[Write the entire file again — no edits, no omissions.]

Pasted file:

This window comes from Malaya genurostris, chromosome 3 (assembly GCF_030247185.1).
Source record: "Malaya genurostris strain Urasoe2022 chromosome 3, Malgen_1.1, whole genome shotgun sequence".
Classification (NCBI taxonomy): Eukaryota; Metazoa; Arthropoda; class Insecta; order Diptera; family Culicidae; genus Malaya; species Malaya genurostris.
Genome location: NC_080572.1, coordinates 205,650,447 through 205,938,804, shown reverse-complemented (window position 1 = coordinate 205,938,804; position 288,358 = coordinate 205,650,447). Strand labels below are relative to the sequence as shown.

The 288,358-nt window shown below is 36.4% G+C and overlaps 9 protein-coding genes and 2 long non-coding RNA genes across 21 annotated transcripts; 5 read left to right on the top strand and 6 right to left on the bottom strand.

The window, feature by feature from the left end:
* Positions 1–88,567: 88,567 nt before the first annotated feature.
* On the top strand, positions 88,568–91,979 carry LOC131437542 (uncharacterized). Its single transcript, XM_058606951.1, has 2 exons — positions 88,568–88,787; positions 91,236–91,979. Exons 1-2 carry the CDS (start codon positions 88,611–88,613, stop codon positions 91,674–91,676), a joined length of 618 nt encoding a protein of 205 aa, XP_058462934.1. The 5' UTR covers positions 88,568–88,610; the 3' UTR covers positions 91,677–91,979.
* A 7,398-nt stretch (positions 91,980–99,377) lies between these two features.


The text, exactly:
This window comes from Malaya genurostris, chromosome 3 (assembly GCF_030247185.1).
Source record: "Malaya genurostris strain Urasoe2022 chromosome 3, Malgen_1.1, whole genome shotgun sequence".
Classification (NCBI taxonomy): Eukaryota; Metazoa; Arthropoda; class Insecta; order Diptera; family Culicidae; genus Malaya; species Malaya genurostris.
Genome location: NC_080572.1, coordinates 205,650,447 through 205,938,804, shown reverse-complemented (window position 1 = coordinate 205,938,804; position 288,358 = coordinate 205,650,447). Strand labels below are relative to the sequence as shown.

The 288,358-nt window shown below is 36.4% G+C and overlaps 9 protein-coding genes and 2 long non-coding RNA genes across 21 annotated transcripts; 5 read left to right on the top strand and 6 right to left on the bottom strand.

The window, feature by feature from the left end:
* Positions 1–88,567: 88,567 nt before the first annotated feature.
* On the top strand, positions 88,568–91,979 carry LOC131437542 (uncharacterized). Its single transcript, XM_058606951.1, has 2 exons — positions 88,568–88,787; positions 91,236–91,979. Exons 1-2 carry the CDS (start codon positions 88,611–88,613, stop codon positions 91,674–91,676), a joined length of 618 nt encoding a protein of 205 aa, XP_058462934.1. The 5' UTR covers positions 88,568–88,610; the 3' UTR covers positions 91,677–91,979.
* A 7,398-nt stretch (positions 91,980–99,377) lies between these two features.